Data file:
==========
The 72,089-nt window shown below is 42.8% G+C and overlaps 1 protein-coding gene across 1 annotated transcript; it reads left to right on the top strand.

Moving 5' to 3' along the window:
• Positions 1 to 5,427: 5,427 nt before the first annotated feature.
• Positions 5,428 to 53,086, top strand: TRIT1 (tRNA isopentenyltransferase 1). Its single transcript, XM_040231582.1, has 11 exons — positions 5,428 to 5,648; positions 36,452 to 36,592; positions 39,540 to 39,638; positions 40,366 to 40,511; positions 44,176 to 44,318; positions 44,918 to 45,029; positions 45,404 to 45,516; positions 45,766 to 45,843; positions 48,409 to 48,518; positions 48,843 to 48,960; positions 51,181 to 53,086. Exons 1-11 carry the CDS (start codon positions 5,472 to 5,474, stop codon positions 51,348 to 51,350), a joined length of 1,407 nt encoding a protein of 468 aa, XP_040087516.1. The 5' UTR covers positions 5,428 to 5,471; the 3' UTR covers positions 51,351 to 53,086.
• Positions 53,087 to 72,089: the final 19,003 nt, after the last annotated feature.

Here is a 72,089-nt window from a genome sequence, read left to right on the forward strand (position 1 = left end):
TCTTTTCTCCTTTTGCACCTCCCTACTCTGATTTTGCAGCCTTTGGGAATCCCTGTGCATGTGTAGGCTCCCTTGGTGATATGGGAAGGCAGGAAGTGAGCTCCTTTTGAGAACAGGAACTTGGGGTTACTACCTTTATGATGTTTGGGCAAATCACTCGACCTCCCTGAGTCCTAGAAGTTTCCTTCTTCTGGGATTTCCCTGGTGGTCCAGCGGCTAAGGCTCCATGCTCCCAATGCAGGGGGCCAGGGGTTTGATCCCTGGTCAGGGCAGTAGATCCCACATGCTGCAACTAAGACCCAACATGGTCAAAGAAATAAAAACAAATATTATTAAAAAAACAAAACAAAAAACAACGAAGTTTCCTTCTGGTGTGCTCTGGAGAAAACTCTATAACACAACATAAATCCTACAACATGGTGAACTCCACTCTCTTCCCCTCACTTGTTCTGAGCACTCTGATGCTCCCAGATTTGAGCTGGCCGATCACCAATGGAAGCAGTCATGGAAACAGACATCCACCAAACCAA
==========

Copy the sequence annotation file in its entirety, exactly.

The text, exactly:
The 72,089-nt window shown below is 42.8% G+C and overlaps 1 protein-coding gene across 1 annotated transcript; it reads left to right on the top strand.

Moving 5' to 3' along the window:
• Positions 1 to 5,427: 5,427 nt before the first annotated feature.
• Positions 5,428 to 53,086, top strand: TRIT1 (tRNA isopentenyltransferase 1). Its single transcript, XM_040231582.1, has 11 exons — positions 5,428 to 5,648; positions 36,452 to 36,592; positions 39,540 to 39,638; positions 40,366 to 40,511; positions 44,176 to 44,318; positions 44,918 to 45,029; positions 45,404 to 45,516; positions 45,766 to 45,843; positions 48,409 to 48,518; positions 48,843 to 48,960; positions 51,181 to 53,086. Exons 1-11 carry the CDS (start codon positions 5,472 to 5,474, stop codon positions 51,348 to 51,350), a joined length of 1,407 nt encoding a protein of 468 aa, XP_040087516.1. The 5' UTR covers positions 5,428 to 5,471; the 3' UTR covers positions 51,351 to 53,086.
• Positions 53,087 to 72,089: the final 19,003 nt, after the last annotated feature.

Here is a 72,089-nt window from a genome sequence, read left to right on the forward strand (position 1 = left end):
TCTTTTCTCCTTTTGCACCTCCCTACTCTGATTTTGCAGCCTTTGGGAATCCCTGTGCATGTGTAGGCTCCCTTGGTGATATGGGAAGGCAGGAAGTGAGCTCCTTTTGAGAACAGGAACTTGGGGTTACTACCTTTATGATGTTTGGGCAAATCACTCGACCTCCCTGAGTCCTAGAAGTTTCCTTCTTCTGGGATTTCCCTGGTGGTCCAGCGGCTAAGGCTCCATGCTCCCAATGCAGGGGGCCAGGGGTTTGATCCCTGGTCAGGGCAGTAGATCCCACATGCTGCAACTAAGACCCAACATGGTCAAAGAAATAAAAACAAATATTATTAAAAAAACAAAACAAAAAACAACGAAGTTTCCTTCTGGTGTGCTCTGGAGAAAACTCTATAACACAACATAAATCCTACAACATGGTGAACTCCACTCTCTTCCCCTCACTTGTTCTGAGCACTCTGATGCTCCCAGATTTGAGCTGGCCGATCACCAATGGAAGCAGTCATGGAAACAGACATCCACCAAACCAA